- Researchers have used a smartphone app to assess cough frequency in people with tuberculosis (TB) and other respiratory diseases, suggesting the technology can enable remote monitoring.
- Writing in the International Journal of Tuberculosis and Lung Disease, the researchers describe the use of the Hyfe Research cough tracking app to monitor 565 respiratory disease patients.
- The study showed patients with TB coughed more than people with other respiratory diseases and experienced distinct responses to treatment. If validated in further studies, the work could support use of the digital biomarker to stop overtreatment of TB and improve disease detection.
Hyfe’s CoughPro app uses algorithms to determine whether sounds picked up by smartphone microphones are coughs. Because many people are next to their smartphone all day, the app can show how the frequency of cough changes over time and facilitate remote, round-the-clock data collection using existing hardware.
Researchers at the University of California San Francisco worked with collaborators in Uganda, South Africa, the Philippines, Vietnam and India to assess the use of the technology in the monitoring of TB patients. The clinical trial enrolled 565 people who completed cough monitoring and TB testing.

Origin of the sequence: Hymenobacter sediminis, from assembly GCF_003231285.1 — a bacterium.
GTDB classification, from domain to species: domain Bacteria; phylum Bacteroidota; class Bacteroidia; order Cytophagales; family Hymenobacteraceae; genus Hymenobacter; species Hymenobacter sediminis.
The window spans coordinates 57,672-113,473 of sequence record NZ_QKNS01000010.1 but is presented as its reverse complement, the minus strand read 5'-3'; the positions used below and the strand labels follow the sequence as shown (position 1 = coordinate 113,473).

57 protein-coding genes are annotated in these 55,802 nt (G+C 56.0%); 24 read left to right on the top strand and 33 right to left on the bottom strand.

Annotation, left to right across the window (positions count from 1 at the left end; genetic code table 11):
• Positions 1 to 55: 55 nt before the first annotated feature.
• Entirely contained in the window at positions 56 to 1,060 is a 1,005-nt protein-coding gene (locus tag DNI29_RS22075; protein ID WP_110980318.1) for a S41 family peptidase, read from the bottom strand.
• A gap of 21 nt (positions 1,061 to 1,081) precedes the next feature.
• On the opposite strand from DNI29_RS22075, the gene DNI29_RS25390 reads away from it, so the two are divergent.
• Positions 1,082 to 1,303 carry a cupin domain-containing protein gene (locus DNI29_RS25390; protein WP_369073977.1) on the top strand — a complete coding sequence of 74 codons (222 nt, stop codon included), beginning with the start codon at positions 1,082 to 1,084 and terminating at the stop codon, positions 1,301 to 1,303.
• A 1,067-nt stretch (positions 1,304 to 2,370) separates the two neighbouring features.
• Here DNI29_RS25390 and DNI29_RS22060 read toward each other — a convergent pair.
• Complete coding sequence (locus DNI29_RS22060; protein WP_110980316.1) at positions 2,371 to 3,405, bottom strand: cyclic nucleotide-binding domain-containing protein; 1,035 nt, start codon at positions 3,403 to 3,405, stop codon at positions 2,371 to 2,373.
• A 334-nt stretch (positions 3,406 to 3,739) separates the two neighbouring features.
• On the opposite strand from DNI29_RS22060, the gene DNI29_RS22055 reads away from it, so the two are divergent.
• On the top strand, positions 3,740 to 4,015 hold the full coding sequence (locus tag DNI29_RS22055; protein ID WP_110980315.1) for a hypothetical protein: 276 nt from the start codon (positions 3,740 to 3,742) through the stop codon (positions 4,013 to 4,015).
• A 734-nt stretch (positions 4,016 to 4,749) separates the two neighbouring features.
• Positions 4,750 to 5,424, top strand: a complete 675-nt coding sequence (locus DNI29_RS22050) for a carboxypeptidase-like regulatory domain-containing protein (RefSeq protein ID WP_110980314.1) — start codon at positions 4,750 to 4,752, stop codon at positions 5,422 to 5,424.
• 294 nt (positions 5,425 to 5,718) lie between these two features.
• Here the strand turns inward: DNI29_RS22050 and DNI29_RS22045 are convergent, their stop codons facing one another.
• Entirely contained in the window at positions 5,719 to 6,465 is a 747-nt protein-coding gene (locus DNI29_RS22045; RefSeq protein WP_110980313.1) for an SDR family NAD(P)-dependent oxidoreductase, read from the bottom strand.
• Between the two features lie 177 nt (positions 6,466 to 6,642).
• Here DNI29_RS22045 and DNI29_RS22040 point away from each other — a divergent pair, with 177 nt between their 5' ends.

In patients with microbiologically confirmed TB, the median cough count per hour was 8.0 on the first day of the study, compared to 5.0 in the cohort of people with other respiratory diseases. The mobile app tracked a decrease in cough frequency in all cohorts after the initiation of treatment, with the fastest improvement seen in patients with microbiologically confirmed TB.
“These findings support quantitative cough monitoring as a potential treatment monitoring tool,” the researchers wrote in a letter to the journal. “The use of cough-based biomarkers for TB screening may help reduce the overtreatment of people without TB and improve detection of TB when missed by routine symptom-based screening procedures.”
Further work is needed to validate the potential of the app. The researchers identified a need for data on the correlation between cough frequency and established treatment response biomarkers, such as time to positivity in liquid culture, and the potential for cough frequency to improve screening algorithms. Success would further expand the medical device applications of smartphones.